although its necessary as a plant nutrient, the excess amount of Fe can form toxicity in plant (Wu et al., 2014). Iron toxicity is appeared once a vast amount of Fe (II) is accumulating in situ in soil solution, also, once interflow fetches ions of Fe (II) from upper slopes (Ponnamperuma, 1972; Yoshida, 1981). The iron toxicity in rice plant appears once the toxic concentration of Fe accumulates in leaves. The incidence of Fe toxicity is related to the excess concentration of Fe(II) in the soil solution (Ponnamperuma, et al., 1955).
Iron deficiency causes chlorosis among the leaves veins and the deficiency symptom appears initially in the plant’s young leaves (Das, 2014). Iron toxicity leads to oxidative stress through the Fenton reaction (Wu et al., 2017), due to toxicity of Fe, rice yield usually losses from 12-100% (Sahrawat, 2004). Leaf bronzing in rice is one of the visible Fe toxicity symptoms, which arise with decreasing of root and shoot growth (Wu et al., 2014). Discoloration of leaf and the leaf bronzing index (LBI) are both usage for evaluating the vastness of Zn toxicity (Frei, et al., 2010; Höller, et al., 2014; Wu et al., 2014; Meng et al., 2017).
Tolerance mechanisms and interaction of iron with other nutrients
An excess iron concentration in the soil solution may cause nutrient imbalance via antagonistic impact on the acquisition of nutrients, including K, P, Mn and Zn (Ramírez, et al., 2002; Fageria, et al., 2008; Sahrawat, 2004, 2008, 2010). Various mechanisms were recognized for tolerance to Fe toxicity such as Root based tolerance and shoot based tolerance. Root based mechanisms based on using a physical barrier that preventing excess iron absorption (Becker ; Asch, 2005; Wu et al., 2014, 2017). Shoot based tolerance mechanisms consist of maintaining iron in less active photosynthesis tissues such as stem (Engel, et al., 2012). Inside the cells, extra Fe could be maintaining in vacuoles to eschew from stress (Moore et al., 2014). Furthermore, plastids were indicated to have a role in the Fe toxicity tolerance in rice thorough their ability of maintain to 4000 Fe atoms (Briat et al., 2010).
Tanaka, et al. (1966) indicated that the Fe concentration in the culture solution which leads to toxicity of Fe was lower at the vegetative growth stage of rice compared with the later growth stages. Cultural practices such as ridge planting, planting date, pre-submergence of soil and water management could be manipulated to decrease rice Fe toxicity. Using of Fe toxicity tolerant rice cultivars is the most cost effective methods. Therefore, combination of using tolerant cultivar and developed cultural practices can give the great results in high Fe toxicity conditions (Sahrawat et al., 1996; Sahrawat, 2004).
To cope with the constraints posed by different tolerance rankings, a well understanding of the adaptation mechanisms to various Fe toxic environments and the physiological and genetic factors underlying those mechanisms is required rice varieties vary in their iron toxicity tolerance and the screening of rice varieties with better iron tolerance is a momentous component of research for decreasing iron toxicity. Genetic variations in adaptation and tolerance for iron toxicity soil environments have truly been exploited for improving rice varieties with iron toxicity tolerance (Sahrawat ; Sika, 2002; Balasubramanian, et al., 2007; Nozoe, et al., 2008; Sahrawat, 2004, 2010;).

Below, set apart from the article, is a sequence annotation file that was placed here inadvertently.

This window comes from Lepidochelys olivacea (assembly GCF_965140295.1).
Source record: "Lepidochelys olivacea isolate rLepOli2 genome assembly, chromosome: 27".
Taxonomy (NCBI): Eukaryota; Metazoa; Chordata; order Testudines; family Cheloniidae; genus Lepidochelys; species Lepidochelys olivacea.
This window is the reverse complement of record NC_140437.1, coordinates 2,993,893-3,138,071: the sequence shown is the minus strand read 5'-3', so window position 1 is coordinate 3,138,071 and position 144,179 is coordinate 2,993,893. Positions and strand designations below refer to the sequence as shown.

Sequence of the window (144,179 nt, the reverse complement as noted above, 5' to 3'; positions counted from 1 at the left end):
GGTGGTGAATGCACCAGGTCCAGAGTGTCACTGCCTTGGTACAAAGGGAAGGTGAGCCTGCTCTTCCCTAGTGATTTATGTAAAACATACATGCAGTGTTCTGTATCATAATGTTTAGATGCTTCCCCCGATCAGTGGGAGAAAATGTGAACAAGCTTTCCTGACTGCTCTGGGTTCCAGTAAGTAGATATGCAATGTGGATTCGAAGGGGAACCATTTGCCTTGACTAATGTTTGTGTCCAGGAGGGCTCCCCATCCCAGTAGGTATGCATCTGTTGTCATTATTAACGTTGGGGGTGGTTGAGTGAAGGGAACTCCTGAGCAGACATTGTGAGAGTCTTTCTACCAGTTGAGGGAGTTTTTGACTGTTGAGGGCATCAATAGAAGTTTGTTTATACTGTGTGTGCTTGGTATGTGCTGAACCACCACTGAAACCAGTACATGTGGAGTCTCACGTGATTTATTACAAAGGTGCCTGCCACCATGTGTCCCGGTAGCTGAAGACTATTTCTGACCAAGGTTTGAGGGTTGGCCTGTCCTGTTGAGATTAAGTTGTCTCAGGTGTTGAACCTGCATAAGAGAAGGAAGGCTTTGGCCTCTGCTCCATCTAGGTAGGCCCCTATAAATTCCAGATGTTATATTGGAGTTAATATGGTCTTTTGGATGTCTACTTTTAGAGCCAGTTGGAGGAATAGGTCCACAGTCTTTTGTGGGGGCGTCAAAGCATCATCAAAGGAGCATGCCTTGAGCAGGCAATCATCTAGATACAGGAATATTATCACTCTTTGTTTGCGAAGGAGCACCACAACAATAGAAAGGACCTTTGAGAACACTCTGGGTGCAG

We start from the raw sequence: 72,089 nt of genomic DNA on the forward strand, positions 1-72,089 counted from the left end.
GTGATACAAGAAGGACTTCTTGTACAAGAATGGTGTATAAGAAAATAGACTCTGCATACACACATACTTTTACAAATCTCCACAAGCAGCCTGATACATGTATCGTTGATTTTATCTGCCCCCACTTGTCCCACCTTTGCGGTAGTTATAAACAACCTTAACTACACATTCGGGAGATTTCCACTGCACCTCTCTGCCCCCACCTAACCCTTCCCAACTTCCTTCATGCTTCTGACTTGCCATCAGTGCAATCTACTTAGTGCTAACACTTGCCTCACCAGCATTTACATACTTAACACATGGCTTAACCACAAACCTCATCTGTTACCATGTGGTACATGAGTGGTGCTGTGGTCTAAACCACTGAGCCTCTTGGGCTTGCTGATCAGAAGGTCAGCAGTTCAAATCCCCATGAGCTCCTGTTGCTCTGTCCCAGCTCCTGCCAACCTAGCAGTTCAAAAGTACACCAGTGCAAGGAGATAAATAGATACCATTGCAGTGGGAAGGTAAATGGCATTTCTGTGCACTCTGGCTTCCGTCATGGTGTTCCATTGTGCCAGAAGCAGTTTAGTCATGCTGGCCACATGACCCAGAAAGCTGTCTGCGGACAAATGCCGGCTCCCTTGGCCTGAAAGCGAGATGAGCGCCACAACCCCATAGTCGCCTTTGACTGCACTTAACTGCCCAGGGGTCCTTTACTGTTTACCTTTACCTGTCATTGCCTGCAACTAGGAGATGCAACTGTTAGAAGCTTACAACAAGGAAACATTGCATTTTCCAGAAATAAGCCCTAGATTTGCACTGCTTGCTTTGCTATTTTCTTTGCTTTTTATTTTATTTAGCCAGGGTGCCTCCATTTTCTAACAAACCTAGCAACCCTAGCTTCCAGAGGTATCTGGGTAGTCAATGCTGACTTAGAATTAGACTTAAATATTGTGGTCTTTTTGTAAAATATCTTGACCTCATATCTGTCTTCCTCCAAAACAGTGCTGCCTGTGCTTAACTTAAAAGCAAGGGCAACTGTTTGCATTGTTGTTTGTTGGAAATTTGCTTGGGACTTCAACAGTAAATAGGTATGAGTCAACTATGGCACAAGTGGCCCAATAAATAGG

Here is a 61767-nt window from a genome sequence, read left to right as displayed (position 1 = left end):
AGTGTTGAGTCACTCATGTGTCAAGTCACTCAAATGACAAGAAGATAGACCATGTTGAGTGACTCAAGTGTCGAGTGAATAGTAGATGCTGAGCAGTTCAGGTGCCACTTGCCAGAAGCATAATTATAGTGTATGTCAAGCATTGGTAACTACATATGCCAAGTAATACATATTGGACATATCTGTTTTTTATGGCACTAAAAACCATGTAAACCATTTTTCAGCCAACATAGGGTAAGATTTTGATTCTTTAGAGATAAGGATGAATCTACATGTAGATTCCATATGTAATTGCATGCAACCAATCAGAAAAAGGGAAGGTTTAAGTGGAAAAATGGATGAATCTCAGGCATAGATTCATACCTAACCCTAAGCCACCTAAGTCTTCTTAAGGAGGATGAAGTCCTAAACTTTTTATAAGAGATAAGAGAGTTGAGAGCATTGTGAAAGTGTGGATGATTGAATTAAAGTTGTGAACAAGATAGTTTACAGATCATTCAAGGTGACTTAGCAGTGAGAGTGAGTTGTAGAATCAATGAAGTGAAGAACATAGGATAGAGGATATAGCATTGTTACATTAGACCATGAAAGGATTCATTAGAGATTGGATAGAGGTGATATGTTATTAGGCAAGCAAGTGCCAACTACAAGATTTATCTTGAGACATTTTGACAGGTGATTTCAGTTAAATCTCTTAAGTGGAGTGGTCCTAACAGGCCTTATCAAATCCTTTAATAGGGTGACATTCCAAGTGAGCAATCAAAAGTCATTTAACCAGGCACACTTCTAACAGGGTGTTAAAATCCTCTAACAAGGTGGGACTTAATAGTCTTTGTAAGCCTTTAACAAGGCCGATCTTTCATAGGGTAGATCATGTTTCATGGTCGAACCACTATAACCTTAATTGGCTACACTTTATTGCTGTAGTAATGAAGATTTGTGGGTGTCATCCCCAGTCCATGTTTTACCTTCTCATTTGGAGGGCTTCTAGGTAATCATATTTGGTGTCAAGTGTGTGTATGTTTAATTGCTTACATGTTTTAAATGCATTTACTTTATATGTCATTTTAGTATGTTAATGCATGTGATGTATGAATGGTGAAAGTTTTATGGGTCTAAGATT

Mechanisms of tolerance were studied in the intolerant (IR29) and the tolerant RIL (FL483) at seedling stage. In shoots, ascorbate oxidase and glutathione-S-transferase genes demonstrated genotypic differences, and FL483 had higher ascorbate oxidase activity and lower dehydroascorbate reductase (Wu et al., 2017). Nayak et al. (2008) with studied 65 genotypes for their iron tolerance in the field indicated that there was a large range in tolerance to iron toxicity and iron tolerant rice genotypes produced higher grain yields than the iron-susceptible cultivars in the respective duration groups (Nayak et al., 2008).
The effort to cope with iron toxicity
Several genetic studies were investigated for Fe toxicity tolerance, such as genes that associated to iron transport including OsIRT (Lee and An, 2009), OsNRAMP1 and OsNRAMP2 (Zhou and Yang, 2004), storage proteins such as ferritin (OsFER) (Stein et al., 2009) and transcription factor such as OsWRKY80 (Ricachenevsky et al., 2010). Several transporters that play role in metal transportation have been recognized in rice (Kobayashi and Nishizawa, 2012).
multiple QTLs were localized at 36.8-41Mb on chromosome 1 (Wu et al., 2014). FL483 is an inbred line that bear the QTLs qFETOX-1-2 and qFETOX-1-1 in this region demonstrated less leaf bronzing notwithstanding similar shoot Fe content with the comparison to IR29 as a sensitive parental line (Wu et al., 2014). Furthermore, genome wide association study carried out by Matthus et al. (2015) using 329 rice accessions. Meaningful markers related to leaf bronzing symptoms identified on chromosomes 1 and 5. The detected loci on chromosome 1 similarity were localized with several QTLs had been previously identified in various studies (Wu et al., 2014; Dufey et al., 2015). Moreover, with a total of 197 QTL have been reported for Fe toxicity in rice, (Wu et al., 1997, 1998; Wan, et al., 2003; Wan, et al., 2005; Shimizu et al., 2005; Ouyang et al., 2007; Fukuda et al., 2012; Zhang, et al., 2013; Wu et al., 2014; Matthus et al., 2015; Dufey et al., 2015, 2009; Liu et al., 2016; Ruengphayak et al., 2015). Four chromosomal regions (CR) have been identified between markers RM246-RM443, RM526- R758, C515-C25 and R1245-RM429 on chromosomal 1, 2, 3 and 7, respectively, that involving in the Fe toxicity tolerance of rice, (Dufey et al., 2015).